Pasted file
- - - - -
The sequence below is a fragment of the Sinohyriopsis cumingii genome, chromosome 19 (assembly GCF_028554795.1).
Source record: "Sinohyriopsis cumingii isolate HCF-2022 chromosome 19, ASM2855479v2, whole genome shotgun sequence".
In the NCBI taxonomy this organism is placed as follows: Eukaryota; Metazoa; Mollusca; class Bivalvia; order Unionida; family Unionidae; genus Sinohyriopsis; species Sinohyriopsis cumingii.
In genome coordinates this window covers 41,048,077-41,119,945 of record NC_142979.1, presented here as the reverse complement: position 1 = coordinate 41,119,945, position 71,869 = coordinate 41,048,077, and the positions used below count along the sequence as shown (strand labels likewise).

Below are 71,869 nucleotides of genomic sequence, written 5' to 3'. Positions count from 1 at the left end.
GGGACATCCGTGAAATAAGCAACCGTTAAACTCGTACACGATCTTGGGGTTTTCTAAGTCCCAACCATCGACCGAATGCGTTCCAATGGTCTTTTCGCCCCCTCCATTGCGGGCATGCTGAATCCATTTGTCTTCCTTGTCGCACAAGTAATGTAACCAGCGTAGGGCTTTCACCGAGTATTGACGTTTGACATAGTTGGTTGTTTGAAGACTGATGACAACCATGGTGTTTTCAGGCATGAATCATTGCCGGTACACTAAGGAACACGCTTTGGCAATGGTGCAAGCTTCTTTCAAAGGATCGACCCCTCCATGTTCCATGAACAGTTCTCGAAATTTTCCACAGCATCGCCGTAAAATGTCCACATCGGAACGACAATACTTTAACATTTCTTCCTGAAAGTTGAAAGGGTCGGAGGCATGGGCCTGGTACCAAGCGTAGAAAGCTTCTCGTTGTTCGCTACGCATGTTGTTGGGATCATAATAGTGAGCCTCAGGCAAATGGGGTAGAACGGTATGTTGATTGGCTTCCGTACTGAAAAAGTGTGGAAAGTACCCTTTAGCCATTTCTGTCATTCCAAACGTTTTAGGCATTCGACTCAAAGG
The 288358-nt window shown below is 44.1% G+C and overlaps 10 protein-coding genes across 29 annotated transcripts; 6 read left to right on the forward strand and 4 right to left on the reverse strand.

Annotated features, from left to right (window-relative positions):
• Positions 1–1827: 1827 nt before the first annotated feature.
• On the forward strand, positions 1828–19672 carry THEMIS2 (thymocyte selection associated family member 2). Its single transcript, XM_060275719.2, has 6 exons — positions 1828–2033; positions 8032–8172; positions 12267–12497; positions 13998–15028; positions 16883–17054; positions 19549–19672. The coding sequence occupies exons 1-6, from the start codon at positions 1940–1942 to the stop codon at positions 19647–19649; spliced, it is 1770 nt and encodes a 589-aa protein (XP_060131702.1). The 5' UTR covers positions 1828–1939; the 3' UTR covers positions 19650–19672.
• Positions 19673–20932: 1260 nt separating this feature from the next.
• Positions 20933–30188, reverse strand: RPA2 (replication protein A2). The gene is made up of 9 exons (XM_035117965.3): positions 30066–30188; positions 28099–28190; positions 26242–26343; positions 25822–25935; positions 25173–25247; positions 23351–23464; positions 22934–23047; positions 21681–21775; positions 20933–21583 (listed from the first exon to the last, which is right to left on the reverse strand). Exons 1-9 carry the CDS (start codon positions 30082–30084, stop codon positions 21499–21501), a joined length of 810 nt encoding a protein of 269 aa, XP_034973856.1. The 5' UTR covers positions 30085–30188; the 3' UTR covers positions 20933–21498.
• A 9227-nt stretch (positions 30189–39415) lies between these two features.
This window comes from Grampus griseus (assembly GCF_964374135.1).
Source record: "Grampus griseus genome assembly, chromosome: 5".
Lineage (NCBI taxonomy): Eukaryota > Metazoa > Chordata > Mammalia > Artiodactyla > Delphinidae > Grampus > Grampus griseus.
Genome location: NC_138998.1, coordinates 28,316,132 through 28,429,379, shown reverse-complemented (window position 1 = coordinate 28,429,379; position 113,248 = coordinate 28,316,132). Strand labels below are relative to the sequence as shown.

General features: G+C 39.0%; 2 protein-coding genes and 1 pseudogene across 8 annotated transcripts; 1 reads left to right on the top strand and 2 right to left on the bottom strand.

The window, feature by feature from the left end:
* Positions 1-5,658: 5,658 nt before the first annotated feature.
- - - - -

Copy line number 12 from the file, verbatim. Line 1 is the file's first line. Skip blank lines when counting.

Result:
• Positions 20933–30188, reverse strand: RPA2 (replication protein A2). The gene is made up of 9 exons (XM_035117965.3): positions 30066–30188; positions 28099–28190; positions 26242–26343; positions 25822–25935; positions 25173–25247; positions 23351–23464; positions 22934–23047; positions 21681–21775; positions 20933–21583 (listed from the first exon to the last, which is right to left on the reverse strand). Exons 1-9 carry the CDS (start codon positions 30082–30084, stop codon positions 21499–21501), a joined length of 810 nt encoding a protein of 269 aa, XP_034973856.1. The 5' UTR covers positions 30085–30188; the 3' UTR covers positions 20933–21498.